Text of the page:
Miracle baby preacher closer to boot

A preacher from a church in Manchester who claimed he could help infertile couples have ‘miracle babies’ through the power of prayer has been warned that he is one step closer to being extradited to Kenya on five child kidnap charges.

Gilbert Deya, 55, opened a church in Warwick Street, Hulme in 2003 and attracted large congregations.

But the self-style archbishop and his Gilbert Deya Ministries became the focus of a BBc investigation over the ‘miracle babies’.

It was claimed women had gone to Kenya, Mr Deya’s homeland, and returned within days with babies said to be gifts from God. But it was alleged that they women were not pregnant when they left.

Yesterday, Mr Deya was told that he had lost all the legal arguments in his battle to stay in Britain.

District Judge Caroline Tubbs, sitting at London’s City of Westminster Magistrates’ Court, told him: “The charges are serious and emotive, concerning, as they do, very young children allegedly removed from their birth parents.

“The case has received considerable publicity in Kenya.

“I am told over 50 people have come forward for DNA testing by the Kenyan authorities in relation to the recovered children.

“Whilst I accept there may be strong feelings in relation to the charges among prison inmates, police and prison officials and the public at large I find there is nothing put before me in evidence to support the assertion that Mr Deya is likely to be additionally punished by physical violence because of his political views.”

The matter is now being sent to the Home Secretary who makes the final decisions on extraditions to non-EU countries.


Deya’s legal team confirmed they will make representations to the Home Secretary and appeal the decision in the High Court.

A Kenyan arrest warrant was issued in Nairobi in September 2005.

Deya is wanted by the Kenyan authorities accused of stealing five children aged between 22 months and four-and-half years.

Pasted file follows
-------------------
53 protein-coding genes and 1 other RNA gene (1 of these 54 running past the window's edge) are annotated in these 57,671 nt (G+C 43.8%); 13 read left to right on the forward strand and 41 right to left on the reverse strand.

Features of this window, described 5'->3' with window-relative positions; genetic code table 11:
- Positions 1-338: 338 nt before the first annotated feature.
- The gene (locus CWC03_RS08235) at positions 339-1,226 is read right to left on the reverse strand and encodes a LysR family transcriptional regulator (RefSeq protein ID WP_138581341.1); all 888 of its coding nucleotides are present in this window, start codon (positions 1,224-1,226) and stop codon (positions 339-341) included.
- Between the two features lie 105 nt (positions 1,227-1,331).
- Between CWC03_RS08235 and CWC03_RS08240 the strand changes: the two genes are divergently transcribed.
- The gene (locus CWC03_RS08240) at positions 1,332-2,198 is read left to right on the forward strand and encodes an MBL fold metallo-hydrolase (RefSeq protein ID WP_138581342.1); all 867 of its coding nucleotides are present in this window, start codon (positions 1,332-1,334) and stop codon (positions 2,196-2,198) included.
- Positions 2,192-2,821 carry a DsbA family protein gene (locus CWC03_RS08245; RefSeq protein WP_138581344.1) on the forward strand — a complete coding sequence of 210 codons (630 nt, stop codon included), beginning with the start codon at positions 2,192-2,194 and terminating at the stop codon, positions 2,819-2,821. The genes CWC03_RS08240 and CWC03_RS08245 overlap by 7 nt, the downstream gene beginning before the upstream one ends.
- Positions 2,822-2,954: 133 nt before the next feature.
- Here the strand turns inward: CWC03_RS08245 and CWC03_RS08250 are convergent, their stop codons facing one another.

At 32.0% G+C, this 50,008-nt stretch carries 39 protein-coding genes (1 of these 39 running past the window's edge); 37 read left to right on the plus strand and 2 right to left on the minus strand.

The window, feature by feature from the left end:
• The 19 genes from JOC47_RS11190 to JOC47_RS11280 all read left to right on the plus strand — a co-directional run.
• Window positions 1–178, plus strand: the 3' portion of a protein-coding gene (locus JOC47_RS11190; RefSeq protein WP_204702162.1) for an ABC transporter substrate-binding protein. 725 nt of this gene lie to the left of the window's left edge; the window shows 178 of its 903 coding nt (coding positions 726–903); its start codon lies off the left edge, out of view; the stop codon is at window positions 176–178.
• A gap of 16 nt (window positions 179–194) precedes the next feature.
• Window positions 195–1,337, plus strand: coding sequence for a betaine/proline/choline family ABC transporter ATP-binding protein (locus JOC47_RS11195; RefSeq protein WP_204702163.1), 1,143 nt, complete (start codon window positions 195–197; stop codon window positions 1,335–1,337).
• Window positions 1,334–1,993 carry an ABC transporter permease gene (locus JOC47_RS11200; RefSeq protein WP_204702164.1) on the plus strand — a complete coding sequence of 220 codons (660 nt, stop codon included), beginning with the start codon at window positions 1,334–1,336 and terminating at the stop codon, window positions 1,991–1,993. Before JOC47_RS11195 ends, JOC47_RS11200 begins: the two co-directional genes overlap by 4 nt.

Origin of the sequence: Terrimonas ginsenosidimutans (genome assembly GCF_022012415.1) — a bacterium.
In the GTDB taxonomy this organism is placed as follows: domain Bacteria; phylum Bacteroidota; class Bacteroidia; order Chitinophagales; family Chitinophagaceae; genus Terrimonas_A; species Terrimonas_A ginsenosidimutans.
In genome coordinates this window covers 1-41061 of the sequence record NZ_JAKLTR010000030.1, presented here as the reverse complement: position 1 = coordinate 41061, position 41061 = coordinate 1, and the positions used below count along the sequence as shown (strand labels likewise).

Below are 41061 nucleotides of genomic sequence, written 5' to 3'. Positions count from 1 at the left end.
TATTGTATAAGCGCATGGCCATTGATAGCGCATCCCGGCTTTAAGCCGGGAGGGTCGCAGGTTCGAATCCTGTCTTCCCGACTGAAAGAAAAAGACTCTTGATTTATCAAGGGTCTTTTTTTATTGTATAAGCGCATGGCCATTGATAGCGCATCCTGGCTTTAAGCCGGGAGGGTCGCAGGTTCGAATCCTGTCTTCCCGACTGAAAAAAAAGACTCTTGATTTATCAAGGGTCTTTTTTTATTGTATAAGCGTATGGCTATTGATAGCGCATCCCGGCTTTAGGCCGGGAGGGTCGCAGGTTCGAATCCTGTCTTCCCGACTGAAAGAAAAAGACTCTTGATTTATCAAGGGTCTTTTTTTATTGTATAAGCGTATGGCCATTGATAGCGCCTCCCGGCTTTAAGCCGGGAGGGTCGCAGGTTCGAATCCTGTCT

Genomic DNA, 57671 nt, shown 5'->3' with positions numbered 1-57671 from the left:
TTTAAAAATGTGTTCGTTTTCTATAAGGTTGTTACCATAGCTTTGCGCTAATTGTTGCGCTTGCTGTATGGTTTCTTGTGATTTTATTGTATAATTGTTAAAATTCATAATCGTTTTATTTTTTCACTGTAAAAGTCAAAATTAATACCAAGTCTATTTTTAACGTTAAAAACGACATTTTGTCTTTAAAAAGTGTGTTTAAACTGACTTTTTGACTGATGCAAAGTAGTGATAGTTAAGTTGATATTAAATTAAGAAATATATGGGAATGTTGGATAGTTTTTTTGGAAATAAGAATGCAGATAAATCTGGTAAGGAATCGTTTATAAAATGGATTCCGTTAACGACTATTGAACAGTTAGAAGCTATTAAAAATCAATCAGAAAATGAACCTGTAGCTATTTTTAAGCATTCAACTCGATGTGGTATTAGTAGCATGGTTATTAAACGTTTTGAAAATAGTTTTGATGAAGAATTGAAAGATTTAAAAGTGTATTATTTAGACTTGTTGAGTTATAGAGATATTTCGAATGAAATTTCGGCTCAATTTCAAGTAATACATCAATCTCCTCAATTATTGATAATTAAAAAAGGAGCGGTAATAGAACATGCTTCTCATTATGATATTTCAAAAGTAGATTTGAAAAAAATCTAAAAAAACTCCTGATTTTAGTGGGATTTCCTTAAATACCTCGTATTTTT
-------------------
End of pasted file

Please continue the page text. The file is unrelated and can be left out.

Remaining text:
The children disappeared between May 1999 and August 2004 and Deya and his wife Mary falsely claimed to the be their natural parents, the court heard.

She is serving a two-year sentence in Kenya in connection with child stealing.

Deya had urged the court to allow him to stay in the UK, arguing that his outspoken political views would make him a target for political violence and that he would never receive a fair trial.

He would be made a scapegoat for his condemnation of Kenyan president Mwai Kibaki and his cabinet as corrupt and would face corporal punishment, it was claimed.

In addition, forcing him to suffer the squalor of Kenyan prisons would be against his human rights, he claimed.


In rejecting his claims that he was at a “real risk of ill-treatment” the judge ruled: “All prison conditions in Kenya are poor, with overcrowding, poor sanitation, unhealthy conditions and easy spreading of communicable diseases.

“Mr Deya, in himself, has no particular vulnerabilities.

“He is Kenyan citizen, aged 55 years, well nourished and in apparent good physical health with no problems of intellect, language or culture to contend with.

“He also has access to considerable financial resources and enjoys support from at least some parts of the free Kenyan press.”

Another claim that was rejected was that the Kenyan government was acting in bad faith and trying to mislead the British court for its own political reasons.

It had been argued that once back on home soil, Deya may be tried and punished for a more serious murder charge which had allegedly mysteriously disappeared from official documents.

Prosecutors raised doubt in court about whether the documents were genuine and the strength of this claim.

The judge described this as “a very serious allegation of bad faith” which was not backed up with any evidence to suggest that Kenya was trying to breach its internationally agreed obligations amounting to an abuse of process.

Deya was released on conditional bail.

Vacation? Short break? Day trip? Get Skip-the-line tickets at GetYourGuide.


(Listed if other than Religion News Blog, or if not shown above)

Religion News Blog posted this on Friday November 9, 2007.
Last updated if a date shows here:


More About This Subject


Our website includes affiliate links, which means we get a small commission -- at no additional cost to you -- for each qualifying purpose. For instance, as an Amazon Associate, Religion News Blog earns from qualifying purchases. That is one reason why we can provide this research service free of charge.

Speaking of which: One way in which you can support us — at no additional cost to you — is by shopping at Amazon.com.